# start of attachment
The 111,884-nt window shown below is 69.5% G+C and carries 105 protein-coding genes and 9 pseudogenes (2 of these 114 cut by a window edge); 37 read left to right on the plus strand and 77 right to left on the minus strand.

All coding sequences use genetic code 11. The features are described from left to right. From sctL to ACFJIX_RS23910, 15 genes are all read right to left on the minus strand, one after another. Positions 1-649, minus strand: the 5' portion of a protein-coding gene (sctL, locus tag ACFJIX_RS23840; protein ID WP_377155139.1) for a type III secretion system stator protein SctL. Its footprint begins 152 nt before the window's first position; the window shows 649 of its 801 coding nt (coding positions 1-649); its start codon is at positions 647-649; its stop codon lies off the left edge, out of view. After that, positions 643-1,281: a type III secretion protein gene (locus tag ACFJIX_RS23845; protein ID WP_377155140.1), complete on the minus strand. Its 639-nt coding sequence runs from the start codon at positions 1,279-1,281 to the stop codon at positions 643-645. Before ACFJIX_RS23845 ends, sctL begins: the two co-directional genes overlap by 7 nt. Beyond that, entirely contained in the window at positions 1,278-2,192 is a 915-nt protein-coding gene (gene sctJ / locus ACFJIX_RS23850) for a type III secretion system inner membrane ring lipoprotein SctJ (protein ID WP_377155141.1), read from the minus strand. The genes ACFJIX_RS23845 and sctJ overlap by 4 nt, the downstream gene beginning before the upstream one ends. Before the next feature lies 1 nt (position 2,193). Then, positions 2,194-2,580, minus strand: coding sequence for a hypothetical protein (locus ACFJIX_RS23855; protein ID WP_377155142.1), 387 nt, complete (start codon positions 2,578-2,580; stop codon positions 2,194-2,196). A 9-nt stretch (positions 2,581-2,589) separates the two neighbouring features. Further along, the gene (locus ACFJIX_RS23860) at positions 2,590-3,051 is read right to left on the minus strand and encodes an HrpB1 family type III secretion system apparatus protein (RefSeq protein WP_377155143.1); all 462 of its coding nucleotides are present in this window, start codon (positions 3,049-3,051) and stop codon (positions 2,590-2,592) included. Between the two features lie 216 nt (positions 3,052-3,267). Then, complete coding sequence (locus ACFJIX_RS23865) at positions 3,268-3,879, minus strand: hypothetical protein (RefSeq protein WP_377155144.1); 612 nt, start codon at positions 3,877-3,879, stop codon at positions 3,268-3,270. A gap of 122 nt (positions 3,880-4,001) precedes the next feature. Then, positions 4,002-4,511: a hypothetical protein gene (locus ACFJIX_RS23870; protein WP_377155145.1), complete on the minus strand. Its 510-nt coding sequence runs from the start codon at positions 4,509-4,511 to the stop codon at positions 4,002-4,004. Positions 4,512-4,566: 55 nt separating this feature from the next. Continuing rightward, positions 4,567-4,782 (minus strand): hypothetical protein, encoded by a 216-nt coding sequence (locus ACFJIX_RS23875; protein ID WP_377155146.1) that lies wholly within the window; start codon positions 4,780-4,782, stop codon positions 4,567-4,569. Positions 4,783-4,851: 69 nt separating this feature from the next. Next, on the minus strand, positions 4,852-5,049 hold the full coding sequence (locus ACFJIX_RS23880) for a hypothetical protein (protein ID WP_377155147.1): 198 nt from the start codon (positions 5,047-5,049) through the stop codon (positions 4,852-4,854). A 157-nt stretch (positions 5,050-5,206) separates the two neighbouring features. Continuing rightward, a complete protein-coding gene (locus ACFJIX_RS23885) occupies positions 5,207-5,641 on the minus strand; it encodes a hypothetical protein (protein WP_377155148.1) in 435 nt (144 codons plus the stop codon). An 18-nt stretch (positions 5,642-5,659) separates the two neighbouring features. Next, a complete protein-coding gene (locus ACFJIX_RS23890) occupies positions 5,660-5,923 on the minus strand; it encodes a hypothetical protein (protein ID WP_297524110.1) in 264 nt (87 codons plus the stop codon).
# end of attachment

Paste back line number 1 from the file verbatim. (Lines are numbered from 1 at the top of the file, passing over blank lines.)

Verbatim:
The 111,884-nt window shown below is 69.5% G+C and carries 105 protein-coding genes and 9 pseudogenes (2 of these 114 cut by a window edge); 37 read left to right on the plus strand and 77 right to left on the minus strand.